This is one of the very few photos from those by-gone days before handheld devices. Me and Sandy hamming it up near the Roundhouse on Whislter - circa 1978

This is one of the very few photos from those by-gone days before handheld devices. Me and Sandy hamming it up near the Roundhouse on Whistler – circa 1978

One night at dinner, I proudly proclaimed that I had skied hard all day and had not fallen once. I still remember being taken aback by my dad’s abrupt response:

That just means that you weren’t trying.

Even at nine years old, or whatever impressionable age I was, those words hit hard and sunk in. I guess I had been fishing for praise but his words were a reminder that pushing yourself is the only way to improve. Not working hard was not praise-worthy. His demand for work ethic even flowed into leisure pursuits.

I am no longer a skier but I carry Dad’s message with me when I run. To me, running is my version of play. I play in the forest as often as I can. I take my play seriously and I work hard when I play. That can mean that I sign up for challenging races and work hard towards being ready to toe the line. It can mean that I refuse to walk a hill or that I push my pace faster.  And this week, it meant that I ran fast, tripped on a root and fell down hard and fast during a casual solo run.

With the wind knocked out of me and severely bruised ribs, I lay at the side of the trail, gazing up at the trees and tried to figure out how I came to be reclining in the moss. I thought about Dad.

Well, Dad, I guess I am improving.

 

 

So there we were, flying down a sweet, single track trail called Blue Collar, laughing and chattering away as we dipped and dodged around trees.

The sweet single track of Blue Collar with Jerry, Steve, Farley and Todd (photo credit: Todd Gallagher)

The sweet single track of Blue Collar with Jerry, Steve, Farley and Todd (photo credit: Todd Gallagher)

After a 4 km climb, we were soaking up the descent. I always think that my eye muscles will be the most fatigued muscles after a speedy descent as I try to anticipate each footfall and negotiate all those roots and rocks. These shorter, mid-week runs with friends are probably my favourites. There is no pressure to put in long hours; the purpose is simply to enjoy being out after a day of work.

We reached the reservoir and the flat, gravel service road that runs around its perimeter. As usual on the boring flats, my focus waned and I began chattering away to Farley, our group’s loyal trail dog. Next thing you know, I caught my trailing toe on an embedded rock and I was flying through the air, Superman-style. I almost saved myself from the fall, managing to get three or four more quick steps in as an attempt to recover my balance, but alas …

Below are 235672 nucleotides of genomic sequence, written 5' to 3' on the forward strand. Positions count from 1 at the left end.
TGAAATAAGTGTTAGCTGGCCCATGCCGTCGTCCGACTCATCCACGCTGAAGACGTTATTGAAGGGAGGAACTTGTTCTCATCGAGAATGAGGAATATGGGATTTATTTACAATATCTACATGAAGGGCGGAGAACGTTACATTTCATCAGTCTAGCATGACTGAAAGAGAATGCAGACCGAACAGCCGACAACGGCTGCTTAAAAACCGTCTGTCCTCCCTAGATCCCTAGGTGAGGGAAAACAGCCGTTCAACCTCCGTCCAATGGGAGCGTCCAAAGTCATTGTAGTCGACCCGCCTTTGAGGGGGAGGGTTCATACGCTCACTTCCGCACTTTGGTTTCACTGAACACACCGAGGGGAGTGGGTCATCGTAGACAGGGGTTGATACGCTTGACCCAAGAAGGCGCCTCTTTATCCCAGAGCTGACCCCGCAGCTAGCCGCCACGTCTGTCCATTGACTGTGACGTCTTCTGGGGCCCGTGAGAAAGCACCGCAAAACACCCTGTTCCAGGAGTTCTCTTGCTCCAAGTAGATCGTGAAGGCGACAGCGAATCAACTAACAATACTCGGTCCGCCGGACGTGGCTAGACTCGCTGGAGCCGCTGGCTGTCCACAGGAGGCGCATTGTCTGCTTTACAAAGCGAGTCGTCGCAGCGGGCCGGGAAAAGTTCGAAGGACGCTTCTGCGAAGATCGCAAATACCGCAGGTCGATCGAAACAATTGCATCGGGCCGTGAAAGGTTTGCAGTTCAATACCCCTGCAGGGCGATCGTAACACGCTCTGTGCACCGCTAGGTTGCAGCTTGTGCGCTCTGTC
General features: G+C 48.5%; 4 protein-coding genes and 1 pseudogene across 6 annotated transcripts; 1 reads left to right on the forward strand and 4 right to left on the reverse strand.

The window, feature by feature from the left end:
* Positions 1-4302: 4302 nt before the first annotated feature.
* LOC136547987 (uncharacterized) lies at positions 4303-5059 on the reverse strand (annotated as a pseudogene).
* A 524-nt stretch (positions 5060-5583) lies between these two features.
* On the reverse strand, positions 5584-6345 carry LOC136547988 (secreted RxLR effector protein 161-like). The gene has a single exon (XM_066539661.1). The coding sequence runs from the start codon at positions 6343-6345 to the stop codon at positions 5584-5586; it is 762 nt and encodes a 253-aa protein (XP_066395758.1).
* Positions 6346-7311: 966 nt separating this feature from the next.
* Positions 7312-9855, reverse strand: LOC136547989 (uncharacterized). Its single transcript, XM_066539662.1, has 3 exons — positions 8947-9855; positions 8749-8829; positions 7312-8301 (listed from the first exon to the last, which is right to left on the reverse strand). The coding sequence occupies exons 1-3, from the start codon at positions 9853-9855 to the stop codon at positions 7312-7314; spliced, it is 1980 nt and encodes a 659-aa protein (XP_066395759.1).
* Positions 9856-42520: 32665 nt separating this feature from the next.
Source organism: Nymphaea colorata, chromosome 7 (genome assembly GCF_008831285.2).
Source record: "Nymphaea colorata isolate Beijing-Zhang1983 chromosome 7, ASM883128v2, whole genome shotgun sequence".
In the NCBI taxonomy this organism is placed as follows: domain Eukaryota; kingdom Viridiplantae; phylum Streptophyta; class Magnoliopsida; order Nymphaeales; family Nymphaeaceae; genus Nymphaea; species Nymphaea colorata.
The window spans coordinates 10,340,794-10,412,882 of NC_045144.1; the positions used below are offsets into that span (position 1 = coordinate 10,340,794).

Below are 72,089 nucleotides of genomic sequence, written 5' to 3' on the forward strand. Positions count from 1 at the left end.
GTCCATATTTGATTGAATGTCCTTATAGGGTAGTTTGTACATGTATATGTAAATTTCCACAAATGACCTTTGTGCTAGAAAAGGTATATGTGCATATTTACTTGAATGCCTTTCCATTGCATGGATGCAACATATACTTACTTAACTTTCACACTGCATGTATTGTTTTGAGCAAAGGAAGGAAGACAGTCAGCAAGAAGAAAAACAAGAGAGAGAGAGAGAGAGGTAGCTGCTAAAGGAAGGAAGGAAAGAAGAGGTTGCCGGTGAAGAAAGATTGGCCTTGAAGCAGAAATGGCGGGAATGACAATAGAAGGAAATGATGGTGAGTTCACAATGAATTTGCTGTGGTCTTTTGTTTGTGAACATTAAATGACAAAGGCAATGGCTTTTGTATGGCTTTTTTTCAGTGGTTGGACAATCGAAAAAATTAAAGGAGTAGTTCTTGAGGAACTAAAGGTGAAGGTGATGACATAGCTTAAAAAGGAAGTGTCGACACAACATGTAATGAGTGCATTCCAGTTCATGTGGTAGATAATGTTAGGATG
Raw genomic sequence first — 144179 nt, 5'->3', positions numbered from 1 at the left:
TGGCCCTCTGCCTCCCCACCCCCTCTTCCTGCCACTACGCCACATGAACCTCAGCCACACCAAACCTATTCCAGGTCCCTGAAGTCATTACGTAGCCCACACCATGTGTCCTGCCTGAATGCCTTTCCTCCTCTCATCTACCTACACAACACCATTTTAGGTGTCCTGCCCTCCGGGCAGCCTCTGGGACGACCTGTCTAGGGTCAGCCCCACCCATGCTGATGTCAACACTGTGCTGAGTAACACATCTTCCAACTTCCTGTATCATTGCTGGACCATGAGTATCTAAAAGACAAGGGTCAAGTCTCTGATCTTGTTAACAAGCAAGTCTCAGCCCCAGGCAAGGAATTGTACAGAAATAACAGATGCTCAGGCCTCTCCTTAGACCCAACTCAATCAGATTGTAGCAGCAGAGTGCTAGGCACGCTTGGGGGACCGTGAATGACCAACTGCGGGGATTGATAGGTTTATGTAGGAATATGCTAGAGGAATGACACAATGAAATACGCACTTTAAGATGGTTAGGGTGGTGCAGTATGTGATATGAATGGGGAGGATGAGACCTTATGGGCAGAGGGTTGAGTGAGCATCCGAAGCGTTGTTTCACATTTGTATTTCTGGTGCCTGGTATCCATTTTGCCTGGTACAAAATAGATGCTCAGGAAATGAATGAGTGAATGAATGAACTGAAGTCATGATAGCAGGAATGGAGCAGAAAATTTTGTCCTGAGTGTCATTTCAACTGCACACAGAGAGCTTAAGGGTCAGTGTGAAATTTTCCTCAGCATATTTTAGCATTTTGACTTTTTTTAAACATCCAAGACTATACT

The full impact of my fall went onto the top of my right hand, near my pinky finger. Since I was holding a hand-held water bottle, my fingers wrapped under my hand so the knuckles of my right hand slid and scraped through the rough gravel. I lay on the side of the road with my eyes closed and tried to assess the damage. Still with my eyes closed, I decided it was nothing more than a bad scrape. When Steve and Todd came back to where I lay, I realized that I was holding my injured hand so tightly that they couldn’t see what had happened. As soon as Todd peeled my left hand off of my right, Steve said,

“It looks okay. Just a couple of stitches.”

Before I even had time to take a peek or disagree, Todd had removed his sweaty running shirt and bound up my injured hand with it.  With MacGyver-like finesse, he used my hand-held water bottle strap and cinched his shirt tight against my hand.

Ingenious and resourceful bandaging was in place within moments of my fall.

Ingenious and resourceful bandaging was in place within moments of my fall.

Together we walked the remaining 4 km back to the trailhead and they kept me amused with stories and jokes. Todd followed me as I drove my car (automatic!) and made sure that I went directly to the hospital. Not only did he pay for my parking, but he also escorted me into ER, sat with me in triage and coerced his work colleagues to take extra good care of me. Only after I was settled in, waiting for an examination, did he heed my request to leave.

When the ER doctor gave the okay, I unwrapped my scraped hand and finally saw the extent of the damage. A sharp rock had gouged a flap across that pinky knuckle and filled it with dirt and grit.

Some of that grey is dirt but some is bruising starting to show its colours.

Some of that grey is dirt but some is bruising starting to show its colours.

Gruesome gash filled with grit.

Gruesome gash filled with grit.

I had a few x-rays, which thankfully showed no broken bones, had a good wire-brush scrub (with freezing thankfully) and then was sewn back together with 10 stitches. I didn’t tell the doctor of Steve’s pending bet of 3 stitches until she had finished her work. The pinky knuckle  was the hardest hit, requiring 5 stitches and the next 2 knuckles shared the rest.

This day #2 pic shows the 10 stitches and the nasty swelling.

This day #2 pic shows the 10 stitches and the nasty swelling.

Yesterday, day #2, the rest of my body felt like I had been in a bar fight, with a sore shoulder, knee and elbow. I unwrapped the bandage and found that my hand was unrecognizable with the swelling. My knuckles are blackish purple and the skin of my hand is stretched to its limits. I have very little mobility in those two last fingers and the throbbing forces me to keep it elevated.

Chubby Knuckles!

Chubby Knuckles!

How lucky I am to have friends who don’t hesitate for a moment in this kind of situation? To literally be given the shirt off his sweaty back is a gift I’ll not forget.

It is perfect running weather today so I think I’ll head out onto the trails. I wonder if my running buddies are free.

The Happy Wanderer

My Paths on Strava